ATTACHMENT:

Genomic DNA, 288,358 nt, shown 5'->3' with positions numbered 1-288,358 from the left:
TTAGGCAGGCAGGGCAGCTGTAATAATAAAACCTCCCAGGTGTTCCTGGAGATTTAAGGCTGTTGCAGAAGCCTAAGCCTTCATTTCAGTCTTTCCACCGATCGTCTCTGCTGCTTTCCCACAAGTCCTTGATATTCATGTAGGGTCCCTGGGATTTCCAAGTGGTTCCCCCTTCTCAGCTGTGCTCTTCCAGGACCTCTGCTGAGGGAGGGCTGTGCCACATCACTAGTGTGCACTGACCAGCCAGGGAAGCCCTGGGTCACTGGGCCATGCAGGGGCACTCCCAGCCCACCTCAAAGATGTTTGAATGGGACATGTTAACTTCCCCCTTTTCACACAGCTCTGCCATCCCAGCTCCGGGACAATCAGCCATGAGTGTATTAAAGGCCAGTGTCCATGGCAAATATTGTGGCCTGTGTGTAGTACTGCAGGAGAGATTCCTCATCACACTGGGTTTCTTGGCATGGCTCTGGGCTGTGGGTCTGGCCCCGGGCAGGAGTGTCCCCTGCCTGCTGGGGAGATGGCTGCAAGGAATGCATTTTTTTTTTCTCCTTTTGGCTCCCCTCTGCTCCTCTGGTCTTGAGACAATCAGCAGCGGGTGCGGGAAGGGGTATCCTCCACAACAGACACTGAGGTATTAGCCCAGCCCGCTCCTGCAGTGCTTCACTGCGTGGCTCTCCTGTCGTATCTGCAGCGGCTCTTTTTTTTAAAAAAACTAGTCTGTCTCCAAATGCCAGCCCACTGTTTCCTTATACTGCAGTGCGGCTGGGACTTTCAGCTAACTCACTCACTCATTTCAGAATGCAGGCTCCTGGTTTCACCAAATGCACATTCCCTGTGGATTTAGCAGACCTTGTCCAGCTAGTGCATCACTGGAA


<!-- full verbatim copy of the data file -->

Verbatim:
Genomic DNA, 288,358 nt, shown 5'->3' with positions numbered 1-288,358 from the left:
TTAGGCAGGCAGGGCAGCTGTAATAATAAAACCTCCCAGGTGTTCCTGGAGATTTAAGGCTGTTGCAGAAGCCTAAGCCTTCATTTCAGTCTTTCCACCGATCGTCTCTGCTGCTTTCCCACAAGTCCTTGATATTCATGTAGGGTCCCTGGGATTTCCAAGTGGTTCCCCCTTCTCAGCTGTGCTCTTCCAGGACCTCTGCTGAGGGAGGGCTGTGCCACATCACTAGTGTGCACTGACCAGCCAGGGAAGCCCTGGGTCACTGGGCCATGCAGGGGCACTCCCAGCCCACCTCAAAGATGTTTGAATGGGACATGTTAACTTCCCCCTTTTCACACAGCTCTGCCATCCCAGCTCCGGGACAATCAGCCATGAGTGTATTAAAGGCCAGTGTCCATGGCAAATATTGTGGCCTGTGTGTAGTACTGCAGGAGAGATTCCTCATCACACTGGGTTTCTTGGCATGGCTCTGGGCTGTGGGTCTGGCCCCGGGCAGGAGTGTCCCCTGCCTGCTGGGGAGATGGCTGCAAGGAATGCATTTTTTTTTTCTCCTTTTGGCTCCCCTCTGCTCCTCTGGTCTTGAGACAATCAGCAGCGGGTGCGGGAAGGGGTATCCTCCACAACAGACACTGAGGTATTAGCCCAGCCCGCTCCTGCAGTGCTTCACTGCGTGGCTCTCCTGTCGTATCTGCAGCGGCTCTTTTTTTTAAAAAAACTAGTCTGTCTCCAAATGCCAGCCCACTGTTTCCTTATACTGCAGTGCGGCTGGGACTTTCAGCTAACTCACTCACTCATTTCAGAATGCAGGCTCCTGGTTTCACCAAATGCACATTCCCTGTGGATTTAGCAGACCTTGTCCAGCTAGTGCATCACTGGAA